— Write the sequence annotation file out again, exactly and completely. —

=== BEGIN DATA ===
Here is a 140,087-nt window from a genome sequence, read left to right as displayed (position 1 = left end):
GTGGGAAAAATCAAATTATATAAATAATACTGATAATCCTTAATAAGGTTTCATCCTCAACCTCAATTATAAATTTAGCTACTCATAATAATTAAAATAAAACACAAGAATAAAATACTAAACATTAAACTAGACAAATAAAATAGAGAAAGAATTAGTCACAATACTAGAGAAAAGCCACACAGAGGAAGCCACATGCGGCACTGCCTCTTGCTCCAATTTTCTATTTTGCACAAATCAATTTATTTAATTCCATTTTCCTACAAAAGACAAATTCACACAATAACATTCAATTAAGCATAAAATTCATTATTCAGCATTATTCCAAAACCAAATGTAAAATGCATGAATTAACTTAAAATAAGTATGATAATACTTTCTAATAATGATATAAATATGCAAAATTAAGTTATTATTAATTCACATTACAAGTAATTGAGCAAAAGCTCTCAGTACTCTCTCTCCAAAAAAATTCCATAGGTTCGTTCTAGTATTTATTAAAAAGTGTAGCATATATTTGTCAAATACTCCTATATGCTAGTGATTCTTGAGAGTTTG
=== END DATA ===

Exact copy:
Here is a 140,087-nt window from a genome sequence, read left to right as displayed (position 1 = left end):
GTGGGAAAAATCAAATTATATAAATAATACTGATAATCCTTAATAAGGTTTCATCCTCAACCTCAATTATAAATTTAGCTACTCATAATAATTAAAATAAAACACAAGAATAAAATACTAAACATTAAACTAGACAAATAAAATAGAGAAAGAATTAGTCACAATACTAGAGAAAAGCCACACAGAGGAAGCCACATGCGGCACTGCCTCTTGCTCCAATTTTCTATTTTGCACAAATCAATTTATTTAATTCCATTTTCCTACAAAAGACAAATTCACACAATAACATTCAATTAAGCATAAAATTCATTATTCAGCATTATTCCAAAACCAAATGTAAAATGCATGAATTAACTTAAAATAAGTATGATAATACTTTCTAATAATGATATAAATATGCAAAATTAAGTTATTATTAATTCACATTACAAGTAATTGAGCAAAAGCTCTCAGTACTCTCTCTCCAAAAAAATTCCATAGGTTCGTTCTAGTATTTATTAAAAAGTGTAGCATATATTTGTCAAATACTCCTATATGCTAGTGATTCTTGAGAGTTTG